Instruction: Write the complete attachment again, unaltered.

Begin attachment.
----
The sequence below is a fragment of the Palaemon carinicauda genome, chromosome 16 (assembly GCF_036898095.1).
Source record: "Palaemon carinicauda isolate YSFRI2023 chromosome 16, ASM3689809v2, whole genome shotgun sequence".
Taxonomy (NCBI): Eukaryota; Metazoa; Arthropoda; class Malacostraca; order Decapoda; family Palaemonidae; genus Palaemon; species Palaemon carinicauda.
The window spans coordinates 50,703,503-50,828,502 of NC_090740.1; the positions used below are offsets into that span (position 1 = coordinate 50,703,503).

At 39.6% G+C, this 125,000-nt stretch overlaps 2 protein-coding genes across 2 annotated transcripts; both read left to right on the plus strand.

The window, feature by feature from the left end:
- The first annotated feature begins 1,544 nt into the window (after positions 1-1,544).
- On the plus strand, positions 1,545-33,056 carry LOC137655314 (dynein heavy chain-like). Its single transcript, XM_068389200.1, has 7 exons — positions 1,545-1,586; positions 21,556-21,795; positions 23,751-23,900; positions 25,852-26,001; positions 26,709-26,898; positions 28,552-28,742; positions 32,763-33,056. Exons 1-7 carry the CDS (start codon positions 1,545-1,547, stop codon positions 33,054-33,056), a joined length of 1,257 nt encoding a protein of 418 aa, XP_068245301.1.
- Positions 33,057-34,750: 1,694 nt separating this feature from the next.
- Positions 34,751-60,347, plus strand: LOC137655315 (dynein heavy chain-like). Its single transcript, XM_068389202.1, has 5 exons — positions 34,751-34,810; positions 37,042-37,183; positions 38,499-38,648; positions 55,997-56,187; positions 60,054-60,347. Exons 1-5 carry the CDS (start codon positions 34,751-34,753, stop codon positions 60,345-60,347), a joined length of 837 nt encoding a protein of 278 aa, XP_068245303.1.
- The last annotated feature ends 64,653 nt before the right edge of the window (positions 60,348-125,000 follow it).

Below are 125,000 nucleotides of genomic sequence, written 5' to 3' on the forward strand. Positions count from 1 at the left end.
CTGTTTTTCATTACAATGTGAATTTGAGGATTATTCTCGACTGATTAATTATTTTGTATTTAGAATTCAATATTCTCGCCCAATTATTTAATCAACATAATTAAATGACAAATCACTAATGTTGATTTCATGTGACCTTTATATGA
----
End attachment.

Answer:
The sequence below is a fragment of the Palaemon carinicauda genome, chromosome 16 (assembly GCF_036898095.1).
Source record: "Palaemon carinicauda isolate YSFRI2023 chromosome 16, ASM3689809v2, whole genome shotgun sequence".
Taxonomy (NCBI): Eukaryota; Metazoa; Arthropoda; class Malacostraca; order Decapoda; family Palaemonidae; genus Palaemon; species Palaemon carinicauda.
The window spans coordinates 50,703,503-50,828,502 of NC_090740.1; the positions used below are offsets into that span (position 1 = coordinate 50,703,503).

At 39.6% G+C, this 125,000-nt stretch overlaps 2 protein-coding genes across 2 annotated transcripts; both read left to right on the plus strand.

The window, feature by feature from the left end:
- The first annotated feature begins 1,544 nt into the window (after positions 1-1,544).
- On the plus strand, positions 1,545-33,056 carry LOC137655314 (dynein heavy chain-like). Its single transcript, XM_068389200.1, has 7 exons — positions 1,545-1,586; positions 21,556-21,795; positions 23,751-23,900; positions 25,852-26,001; positions 26,709-26,898; positions 28,552-28,742; positions 32,763-33,056. Exons 1-7 carry the CDS (start codon positions 1,545-1,547, stop codon positions 33,054-33,056), a joined length of 1,257 nt encoding a protein of 418 aa, XP_068245301.1.
- Positions 33,057-34,750: 1,694 nt separating this feature from the next.
- Positions 34,751-60,347, plus strand: LOC137655315 (dynein heavy chain-like). Its single transcript, XM_068389202.1, has 5 exons — positions 34,751-34,810; positions 37,042-37,183; positions 38,499-38,648; positions 55,997-56,187; positions 60,054-60,347. Exons 1-5 carry the CDS (start codon positions 34,751-34,753, stop codon positions 60,345-60,347), a joined length of 837 nt encoding a protein of 278 aa, XP_068245303.1.
- The last annotated feature ends 64,653 nt before the right edge of the window (positions 60,348-125,000 follow it).

Below are 125,000 nucleotides of genomic sequence, written 5' to 3' on the forward strand. Positions count from 1 at the left end.
CTGTTTTTCATTACAATGTGAATTTGAGGATTATTCTCGACTGATTAATTATTTTGTATTTAGAATTCAATATTCTCGCCCAATTATTTAATCAACATAATTAAATGACAAATCACTAATGTTGATTTCATGTGACCTTTATATGA